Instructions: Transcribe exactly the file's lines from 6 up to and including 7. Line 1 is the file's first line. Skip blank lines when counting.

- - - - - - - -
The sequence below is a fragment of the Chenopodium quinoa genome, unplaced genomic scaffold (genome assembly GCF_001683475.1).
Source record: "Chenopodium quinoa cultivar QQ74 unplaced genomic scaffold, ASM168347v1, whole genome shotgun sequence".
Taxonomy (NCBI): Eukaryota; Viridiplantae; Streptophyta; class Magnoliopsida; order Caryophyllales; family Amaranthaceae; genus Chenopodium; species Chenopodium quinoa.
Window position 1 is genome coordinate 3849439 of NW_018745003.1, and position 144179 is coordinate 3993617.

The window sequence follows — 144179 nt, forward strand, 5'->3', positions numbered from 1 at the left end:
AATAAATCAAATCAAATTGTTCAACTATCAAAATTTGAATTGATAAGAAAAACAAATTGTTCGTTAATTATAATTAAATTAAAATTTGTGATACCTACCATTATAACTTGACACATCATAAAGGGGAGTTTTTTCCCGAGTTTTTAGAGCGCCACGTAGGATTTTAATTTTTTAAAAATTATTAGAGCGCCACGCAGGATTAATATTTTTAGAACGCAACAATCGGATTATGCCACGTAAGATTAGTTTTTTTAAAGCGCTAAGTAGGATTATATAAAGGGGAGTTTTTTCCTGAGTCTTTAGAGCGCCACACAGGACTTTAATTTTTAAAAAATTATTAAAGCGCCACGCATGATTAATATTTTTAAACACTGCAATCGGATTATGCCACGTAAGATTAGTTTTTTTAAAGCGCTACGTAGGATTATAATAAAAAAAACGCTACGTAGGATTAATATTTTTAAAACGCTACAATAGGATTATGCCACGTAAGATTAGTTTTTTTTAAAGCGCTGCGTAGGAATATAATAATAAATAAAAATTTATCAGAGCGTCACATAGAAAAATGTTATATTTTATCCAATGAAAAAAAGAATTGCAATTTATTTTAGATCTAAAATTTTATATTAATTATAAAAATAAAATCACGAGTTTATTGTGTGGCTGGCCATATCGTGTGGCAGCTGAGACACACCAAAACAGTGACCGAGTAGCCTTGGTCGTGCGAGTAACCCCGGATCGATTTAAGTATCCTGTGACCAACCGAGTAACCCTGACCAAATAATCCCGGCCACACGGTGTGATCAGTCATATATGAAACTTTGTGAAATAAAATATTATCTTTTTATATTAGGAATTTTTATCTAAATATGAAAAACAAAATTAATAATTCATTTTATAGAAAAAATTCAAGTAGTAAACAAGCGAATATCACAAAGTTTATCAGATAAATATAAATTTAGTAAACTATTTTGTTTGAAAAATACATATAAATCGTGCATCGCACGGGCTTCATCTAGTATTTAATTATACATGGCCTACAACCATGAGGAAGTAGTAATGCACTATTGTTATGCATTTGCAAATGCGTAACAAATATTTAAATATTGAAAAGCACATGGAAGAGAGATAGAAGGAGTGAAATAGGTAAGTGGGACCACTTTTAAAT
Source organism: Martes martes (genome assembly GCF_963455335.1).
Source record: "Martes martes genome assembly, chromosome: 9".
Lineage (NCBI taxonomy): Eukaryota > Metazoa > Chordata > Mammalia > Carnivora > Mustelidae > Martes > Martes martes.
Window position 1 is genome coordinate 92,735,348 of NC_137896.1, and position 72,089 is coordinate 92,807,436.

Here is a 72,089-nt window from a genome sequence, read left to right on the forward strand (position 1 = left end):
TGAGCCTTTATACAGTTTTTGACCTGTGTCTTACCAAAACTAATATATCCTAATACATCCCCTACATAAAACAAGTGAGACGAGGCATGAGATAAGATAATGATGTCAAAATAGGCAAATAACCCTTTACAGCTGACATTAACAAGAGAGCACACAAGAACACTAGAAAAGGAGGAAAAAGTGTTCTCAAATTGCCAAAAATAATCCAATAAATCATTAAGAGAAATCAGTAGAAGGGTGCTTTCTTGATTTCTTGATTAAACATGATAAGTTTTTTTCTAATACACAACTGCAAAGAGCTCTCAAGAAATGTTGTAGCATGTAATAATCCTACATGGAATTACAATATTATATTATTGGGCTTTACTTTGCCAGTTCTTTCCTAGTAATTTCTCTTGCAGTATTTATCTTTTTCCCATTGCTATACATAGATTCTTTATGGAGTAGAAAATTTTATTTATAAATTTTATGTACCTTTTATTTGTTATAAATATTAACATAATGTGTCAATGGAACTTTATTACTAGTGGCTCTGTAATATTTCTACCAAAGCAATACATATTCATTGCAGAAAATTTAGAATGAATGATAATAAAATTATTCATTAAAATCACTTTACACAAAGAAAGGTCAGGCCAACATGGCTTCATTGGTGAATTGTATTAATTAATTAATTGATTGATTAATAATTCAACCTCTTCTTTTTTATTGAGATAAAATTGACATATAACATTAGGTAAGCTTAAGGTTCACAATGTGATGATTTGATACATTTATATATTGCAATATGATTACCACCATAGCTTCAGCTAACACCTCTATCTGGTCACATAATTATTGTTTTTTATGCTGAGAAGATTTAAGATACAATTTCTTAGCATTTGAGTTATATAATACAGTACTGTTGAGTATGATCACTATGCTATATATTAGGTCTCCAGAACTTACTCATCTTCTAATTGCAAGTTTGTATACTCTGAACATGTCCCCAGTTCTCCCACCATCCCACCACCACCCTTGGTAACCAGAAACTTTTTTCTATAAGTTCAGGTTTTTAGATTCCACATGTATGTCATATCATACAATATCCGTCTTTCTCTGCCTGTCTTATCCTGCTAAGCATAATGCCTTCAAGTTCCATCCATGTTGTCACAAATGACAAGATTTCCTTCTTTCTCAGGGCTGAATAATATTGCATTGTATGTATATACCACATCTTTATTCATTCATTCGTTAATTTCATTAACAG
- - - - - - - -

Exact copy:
AATAAATCAAATCAAATTGTTCAACTATCAAAATTTGAATTGATAAGAAAAACAAATTGTTCGTTAATTATAATTAAATTAAAATTTGTGATACCTACCATTATAACTTGACACATCATAAAGGGGAGTTTTTTCCCGAGTTTTTAGAGCGCCACGTAGGATTTTAATTTTTTAAAAATTATTAGAGCGCCACGCAGGATTAATATTTTTAGAACGCAACAATCGGATTATGCCACGTAAGATTAGTTTTTTTAAAGCGCTAAGTAGGATTATATAAAGGGGAGTTTTTTCCTGAGTCTTTAGAGCGCCACACAGGACTTTAATTTTTAAAAAATTATTAAAGCGCCACGCATGATTAATATTTTTAAACACTGCAATCGGATTATGCCACGTAAGATTAGTTTTTTTAAAGCGCTACGTAGGATTATAATAAAAAAAACGCTACGTAGGATTAATATTTTTAAAACGCTACAATAGGATTATGCCACGTAAGATTAGTTTTTTTTAAAGCGCTGCGTAGGAATATAATAATAAATAAAAATTTATCAGAGCGTCACATAGAAAAATGTTATATTTTATCCAATGAAAAAAAGAATTGCAATTTATTTTAGATCTAAAATTTTATATTAATTATAAAAATAAAATCACGAGTTTATTGTGTGGCTGGCCATATCGTGTGGCAGCTGAGACACACCAAAACAGTGACCGAGTAGCCTTGGTCGTGCGAGTAACCCCGGATCGATTTAAGTATCCTGTGACCAACCGAGTAACCCTGACCAAATAATCCCGGCCACACGGTGTGATCAGTCATATATGAAACTTTGTGAAATAAAATATTATCTTTTTATATTAGGAATTTTTATCTAAATATGAAAAACAAAATTAATAATTCATTTTATAGAAAAAATTCAAGTAGTAAACAAGCGAATATCACAAAGTTTATCAGATAAATATAAATTTAGTAAACTATTTTGTTTGAAAAATACATATAAATCGTGCATCGCACGGGCTTCATCTAGTATTTAATTATACATGGCCTACAACCATGAGGAAGTAGTAATGCACTATTGTTATGCATTTGCAAATGCGTAACAAATATTTAAATATTGAAAAGCACATGGAAGAGAGATAGAAGGAGTGAAATAGGTAAGTGGGACCACTTTTAAAT
Source organism: Martes martes (genome assembly GCF_963455335.1).